And Other Nursery News
Many people have negative associations with wasps. Understandable, considering that social, hive-building members of the wasp family, Vespidae, like Bald-faced Hornets and Yellow Jackets, pack a powerful sting and use it against anything they perceive as threatening their hive and all the helpless (and protein-packed) larvae within. So how and why did my husband and I spend a whole summer working in the greenhouse just a couple of feet from an active Yellowjacket nest?
Well... we were busy. The situation just sort of evolved. There are always hornets and wasps in the greenhouse. We are a pesticide-free native plant nursery. One of the techniques we use to harden our plants is to open the sides and ends of the greenhouse, letting in the winds to help build strong stems and teach the plants how to regulate their moisture levels. Consequently, the greenhouse teems with life all summer long. We have butterflies laying eggs on milkweed seedlings, caterpillars munching away, aphids, slugs, beetles scurrying around... and after them come a full-scale army of predators.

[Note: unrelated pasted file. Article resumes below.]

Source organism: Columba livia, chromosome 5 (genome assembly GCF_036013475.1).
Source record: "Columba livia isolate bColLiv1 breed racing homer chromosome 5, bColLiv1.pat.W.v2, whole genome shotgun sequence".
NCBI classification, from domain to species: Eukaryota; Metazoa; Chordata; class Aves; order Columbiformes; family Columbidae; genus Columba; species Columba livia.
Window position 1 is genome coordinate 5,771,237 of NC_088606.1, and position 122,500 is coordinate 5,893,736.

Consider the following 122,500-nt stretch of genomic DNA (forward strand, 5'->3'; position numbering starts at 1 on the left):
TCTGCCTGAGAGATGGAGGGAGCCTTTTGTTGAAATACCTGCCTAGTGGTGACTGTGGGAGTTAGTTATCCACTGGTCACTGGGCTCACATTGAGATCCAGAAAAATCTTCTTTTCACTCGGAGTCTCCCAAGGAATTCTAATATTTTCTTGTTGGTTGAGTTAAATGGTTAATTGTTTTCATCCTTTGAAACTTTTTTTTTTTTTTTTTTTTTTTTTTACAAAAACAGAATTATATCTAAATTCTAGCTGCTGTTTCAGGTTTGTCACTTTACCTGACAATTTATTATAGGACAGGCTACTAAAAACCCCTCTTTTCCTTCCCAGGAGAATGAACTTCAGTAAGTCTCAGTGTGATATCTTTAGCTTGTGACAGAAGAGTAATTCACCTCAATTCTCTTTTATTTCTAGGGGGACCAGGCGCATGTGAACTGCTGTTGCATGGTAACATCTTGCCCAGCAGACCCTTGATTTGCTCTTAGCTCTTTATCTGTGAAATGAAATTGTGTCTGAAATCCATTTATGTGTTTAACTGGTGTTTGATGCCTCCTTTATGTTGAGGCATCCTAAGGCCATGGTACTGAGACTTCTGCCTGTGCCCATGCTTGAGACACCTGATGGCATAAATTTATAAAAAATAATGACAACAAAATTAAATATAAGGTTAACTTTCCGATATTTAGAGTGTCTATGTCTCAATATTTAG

My favorite predators are probably the giant toads. They come out at night and stand in the open doors like great fat sentinels, waiting for bugs to wander by. The toads spend the day sleeping in some pot and make startling movements or even squeaks when I accidentally water them with cold groundwater. But, they are by no means the only predator to help us with pest control. The garter snakes are also quite startling to water, but they are mostly there to eat the mice that eat the bugs (and the plants). More directly effective against the insects are our legions of spiders: skittering wolf spiders, jumping spiders that look you in the eye like they want to discuss life, crab spiders that try hard (and often succeed) to look like flowers, fishing spiders as big as your hand, and many many others.